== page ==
Training materials + exam fee + field audits could be a lot more than $1595 (average price through out the country). If you are in AZ there is a local company here that does it for $875 (Peter did his training there) and if you are an AZ business/resident APS will kick you back 50% of that.
Clean Edison is nationwide and a little birdy told me they will soon have a BPI/Resnet all in one class. Here is a link to all their current BPI offerings throughout the country.
I went through the Energy Audit course (and passed the test, yay!). It is a good starter to doing energy audits, but not even close to being enough training to do an evaluation properly in my opinion. Auditors have to realize that being a good energy auditor goes way beyond a good training course. It takes countless hours of research on products and building science just to scratch the surface of the energy field. I have personally done over 500 energy evaluations, and consider myself very good at what I do, but I also realize that I still have alot to learn. I believe continuing education is extremely important in the energy field. You can spend hundreds of hours learning something, then only to find out there has been 10 new things that have been developed since you started. If there has been one main thing i have learned it is that just when you think you have learned it all…its time to start all over again! I guess thats why I love what I do. There, thats my 2 cents worth.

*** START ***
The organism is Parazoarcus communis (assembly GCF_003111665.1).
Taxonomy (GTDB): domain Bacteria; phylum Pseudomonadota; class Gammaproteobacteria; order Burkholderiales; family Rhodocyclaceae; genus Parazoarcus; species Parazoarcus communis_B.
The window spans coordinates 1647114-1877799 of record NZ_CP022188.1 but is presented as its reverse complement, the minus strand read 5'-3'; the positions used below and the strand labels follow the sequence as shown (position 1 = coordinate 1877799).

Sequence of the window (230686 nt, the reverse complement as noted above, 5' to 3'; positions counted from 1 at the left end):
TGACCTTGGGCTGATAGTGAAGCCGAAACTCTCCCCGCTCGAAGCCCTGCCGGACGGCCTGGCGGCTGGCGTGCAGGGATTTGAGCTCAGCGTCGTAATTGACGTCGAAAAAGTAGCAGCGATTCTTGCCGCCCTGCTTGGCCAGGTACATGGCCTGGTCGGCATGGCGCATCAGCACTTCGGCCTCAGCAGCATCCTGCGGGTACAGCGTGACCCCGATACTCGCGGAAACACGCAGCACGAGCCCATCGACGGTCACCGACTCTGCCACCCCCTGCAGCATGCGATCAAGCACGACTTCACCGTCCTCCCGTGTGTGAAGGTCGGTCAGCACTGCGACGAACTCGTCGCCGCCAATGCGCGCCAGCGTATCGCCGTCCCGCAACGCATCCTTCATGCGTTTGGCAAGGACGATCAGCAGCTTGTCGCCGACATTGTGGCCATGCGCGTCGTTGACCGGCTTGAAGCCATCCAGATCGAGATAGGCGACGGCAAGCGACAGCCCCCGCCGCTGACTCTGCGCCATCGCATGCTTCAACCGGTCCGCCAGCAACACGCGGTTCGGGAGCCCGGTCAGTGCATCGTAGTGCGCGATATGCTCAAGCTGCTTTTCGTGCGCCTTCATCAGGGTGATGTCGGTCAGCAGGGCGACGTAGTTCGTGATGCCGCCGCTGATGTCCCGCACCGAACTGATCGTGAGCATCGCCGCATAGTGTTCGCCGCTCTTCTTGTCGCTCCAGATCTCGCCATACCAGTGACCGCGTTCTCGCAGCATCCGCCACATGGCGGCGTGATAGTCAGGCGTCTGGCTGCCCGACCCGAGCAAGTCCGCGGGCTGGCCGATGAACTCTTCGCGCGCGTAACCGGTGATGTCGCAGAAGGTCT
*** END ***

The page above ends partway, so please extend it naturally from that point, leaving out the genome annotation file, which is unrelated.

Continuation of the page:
I thought I would add this. This is from I job I completed yesterday and here is what we did.
Replace weather stripping and sweeps on three doors
Treat attic hatch and insulate with 4’’ HI-R foam
Repair holes in bathroom walls, effected pressure
Air seal all penetrations in attic
Open blow cellulose insulation to R-45 1200 Sqr. FT
Dense pack side wall overhang, Garrison style home to 8’’ 325 SQR FT
Replace T-Stat with digital
Replace bathroom fan/light with Panasonic 110 CFM and hard pipe through the roof with insulation and new roof vent.
Replace rotted chimney clean out door
Replace rotted fascia and soffit, 11 Feet
Hard pipe dryer vent with new hood
Pre blower door test 1700 CFM@50
Post blower door test 1380 CFM@50
Conducted pre and post CAZ test
Conduct boiler efficiency test pre and post retrofit
Total cost of retrofit $3086.00
Energy audit with thermal imaging 500.00
All of this is pretty funny. Secretaries are now getting LEED designations, just by working for firms who do the designs, because with LEED, one needs to have participated in the design process.
Many governmental agencies do not subscribe to either BPI or RESNET. The energy engineers, who specialize in this from an auditing and engineering (many are PEs and all are at least mechanical or electrical engineers with college courses in the latest in energy issues and design considerations) state emphatically that blower door tests are typically not necessary.
I wonder how much of this is being driven by the manufacturers and the auditors, as opposed to sound practices. Measuring the efficiency of a building is a far cry from measuting the energy efficiency of a single piece of equipment. With literally thousands of variables, must truly believe that all of this is a best guess.